After the Oct. 5 edition of the News-Letter in which two page-one articles detailed external questioning of both the civic literacy and involvement of Hopkins students, it's time that we, the University's student populous, reevaluate the role that our University plays in both the local and global communities.
I remember walking along Charles Street as a freshman looking up in awe at banners reading "Johns Hopkins Campaign: Knowledge for the World," thinking that surely this meant that Hopkins was fixing Baltimore's public schools or providing African villages with educational materials about AIDS. I was disheartened to learn that the title of this campaign -- operating with the motto "What Johns Hopkins achieves, it gives to the world" -- was a disguise for a typical endowment-building fundraiser.
As a contrast to U.S. News & World Report's college rankings, The Washington Monthly produces "The Other College Rankings" judging colleges based on their contribution to national service. The publication assesses what colleges are doing for the country and what the country needs from them. They examine each university's role as an engine of social mobility, their production of "academic minds and scientific research that advance knowledge and drive economic growth" and how well they "inculcate and encourage an ethic of service." Hopkins ranked 11th, likely on the strength of the University's research focus.
There is no doubt that Hopkins is making substantial contributions to the world. From discoveries made at the Kimmel Cancer Center to the Center for Social Concern's very own Tutorial Project, the people of JHU are making a difference. However, as undergraduates who are incredibly academically and professionally oriented -- with tidy college lives centered around the Gilman quad, lab work, Faulkner novels and Lehman Brothers information sessions -- we often forget that the school is nestled in a city known for its startling social statistics. We participate in a breadth of meaningful local community service activities, from mentoring juvenile offenders to tutoring refugee youth; however, what is lacking is a service-learning program, which links academic work to community involvement.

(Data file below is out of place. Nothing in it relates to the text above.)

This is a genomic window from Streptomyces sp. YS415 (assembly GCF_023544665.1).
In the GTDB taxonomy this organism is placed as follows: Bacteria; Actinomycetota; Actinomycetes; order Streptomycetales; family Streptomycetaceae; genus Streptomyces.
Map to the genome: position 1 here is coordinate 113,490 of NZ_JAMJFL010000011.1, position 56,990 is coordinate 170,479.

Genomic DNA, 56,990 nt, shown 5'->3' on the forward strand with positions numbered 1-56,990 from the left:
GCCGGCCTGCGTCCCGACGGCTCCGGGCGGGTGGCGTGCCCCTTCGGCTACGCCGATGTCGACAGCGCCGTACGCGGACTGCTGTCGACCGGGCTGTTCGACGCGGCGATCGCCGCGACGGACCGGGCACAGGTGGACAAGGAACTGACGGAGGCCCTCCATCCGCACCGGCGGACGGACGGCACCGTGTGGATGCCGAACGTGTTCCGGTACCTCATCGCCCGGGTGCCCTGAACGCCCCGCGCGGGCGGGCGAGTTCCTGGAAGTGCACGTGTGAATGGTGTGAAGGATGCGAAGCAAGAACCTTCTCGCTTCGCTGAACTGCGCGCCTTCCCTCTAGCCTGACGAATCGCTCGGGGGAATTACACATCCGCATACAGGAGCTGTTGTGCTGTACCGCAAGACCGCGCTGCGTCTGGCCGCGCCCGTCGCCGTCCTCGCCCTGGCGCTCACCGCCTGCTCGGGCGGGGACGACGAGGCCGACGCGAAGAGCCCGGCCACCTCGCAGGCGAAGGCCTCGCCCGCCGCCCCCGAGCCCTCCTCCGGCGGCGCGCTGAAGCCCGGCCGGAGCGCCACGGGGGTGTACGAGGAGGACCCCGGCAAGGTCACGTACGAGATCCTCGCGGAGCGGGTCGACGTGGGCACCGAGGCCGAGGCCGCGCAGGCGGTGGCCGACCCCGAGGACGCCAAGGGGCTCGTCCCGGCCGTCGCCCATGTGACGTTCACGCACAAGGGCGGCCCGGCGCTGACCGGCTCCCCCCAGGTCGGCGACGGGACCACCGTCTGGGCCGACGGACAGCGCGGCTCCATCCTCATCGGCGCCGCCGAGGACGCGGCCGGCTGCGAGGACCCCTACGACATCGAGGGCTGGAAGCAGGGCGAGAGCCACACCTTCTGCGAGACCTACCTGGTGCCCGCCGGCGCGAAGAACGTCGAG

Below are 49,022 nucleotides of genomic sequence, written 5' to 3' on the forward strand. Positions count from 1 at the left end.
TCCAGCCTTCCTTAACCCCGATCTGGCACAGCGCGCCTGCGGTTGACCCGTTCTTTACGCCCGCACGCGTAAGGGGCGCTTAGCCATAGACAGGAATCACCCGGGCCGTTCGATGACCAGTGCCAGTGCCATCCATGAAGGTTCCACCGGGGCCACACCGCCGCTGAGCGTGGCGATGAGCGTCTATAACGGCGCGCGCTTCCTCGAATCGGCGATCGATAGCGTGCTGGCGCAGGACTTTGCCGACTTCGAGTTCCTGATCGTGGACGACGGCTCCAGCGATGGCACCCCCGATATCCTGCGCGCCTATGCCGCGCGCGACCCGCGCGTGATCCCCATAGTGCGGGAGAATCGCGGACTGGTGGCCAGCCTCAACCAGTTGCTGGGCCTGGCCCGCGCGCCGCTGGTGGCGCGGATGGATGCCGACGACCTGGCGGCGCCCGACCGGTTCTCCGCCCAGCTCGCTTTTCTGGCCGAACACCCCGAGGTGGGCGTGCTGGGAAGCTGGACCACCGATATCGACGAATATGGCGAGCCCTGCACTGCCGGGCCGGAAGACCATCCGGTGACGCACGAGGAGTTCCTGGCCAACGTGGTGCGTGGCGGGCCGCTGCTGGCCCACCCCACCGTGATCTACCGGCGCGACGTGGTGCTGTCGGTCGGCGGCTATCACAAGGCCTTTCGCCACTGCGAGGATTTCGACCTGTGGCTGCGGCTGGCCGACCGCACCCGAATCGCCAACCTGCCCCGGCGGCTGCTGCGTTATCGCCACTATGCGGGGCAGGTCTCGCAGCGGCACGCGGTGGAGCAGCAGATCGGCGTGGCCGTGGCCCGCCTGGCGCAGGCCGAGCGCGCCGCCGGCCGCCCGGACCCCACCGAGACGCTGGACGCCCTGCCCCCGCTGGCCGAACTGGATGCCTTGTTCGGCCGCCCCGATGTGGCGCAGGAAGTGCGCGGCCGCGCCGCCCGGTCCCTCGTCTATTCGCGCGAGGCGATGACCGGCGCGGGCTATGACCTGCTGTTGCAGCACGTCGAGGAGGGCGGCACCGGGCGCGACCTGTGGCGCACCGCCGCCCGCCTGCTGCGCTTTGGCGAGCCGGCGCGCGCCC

I'm not calling for a University-wide service requirement, because the work that would come out of such a mandate would likely be contrived, superficial and seen as burdensome. Rather, what is needed is an institution-wide shift in attitude toward the city of Baltimore.
Ralph Nader, in his Sept. 28 speech at Shriver Hall, called upon Hopkins to open an institute for the study of civics. As students, let's challenge the administration to heed his words and improve our failing grade in civics education. Rather than show the world that we're capable of answering multiple-choice questions about presidents, let's demonstrate the true meaning of "civic engagement." Hopkins prides itself on its strength in undergraduate research. Now we should take this quest for knowledge further and build programs that act upon this research to provide remedies for Baltimore's problems at the causal level.
Between our existing Institute for Policy Studiesand Urban Health Institute, Hopkins is certainly on its way to participating in the betterment of Baltimore. However what is severely lacking is a means for undergraduates to play a tangible and sustainable role in addressing Baltimore's social ills beyond simply joining hit-or-miss volunteering.
A positive step would be for Hopkins to develop an institute for civics that calls upon undergraduates and graduates alike to come together and identify issues of concern, devise solutions and then put these solutions into action. A civics institute would not be merely interdisciplinary, but rather all-encompassing: Every student from every program of studies could work with faculty to address social issues falling under their realm of academic expertise. Development of such an institute would be an inspired move for the University and would demonstrate that Johns Hopkins really does transfer its achievements to the world -- starting locally.
We're allotted a brief four years here in the unique position of being both Hopkins students and residents of Baltimore. Let's use our time as students to press the administration to be more attentive to the needs of our city; let's be the group of students who demand that their University use its continuing quest for knowledge to make a positive impact on its home city.
Patrice Hutton has volunteered for several Baltimore City public school programs. She is a junior Writing Seminars major from Wichita, Ks.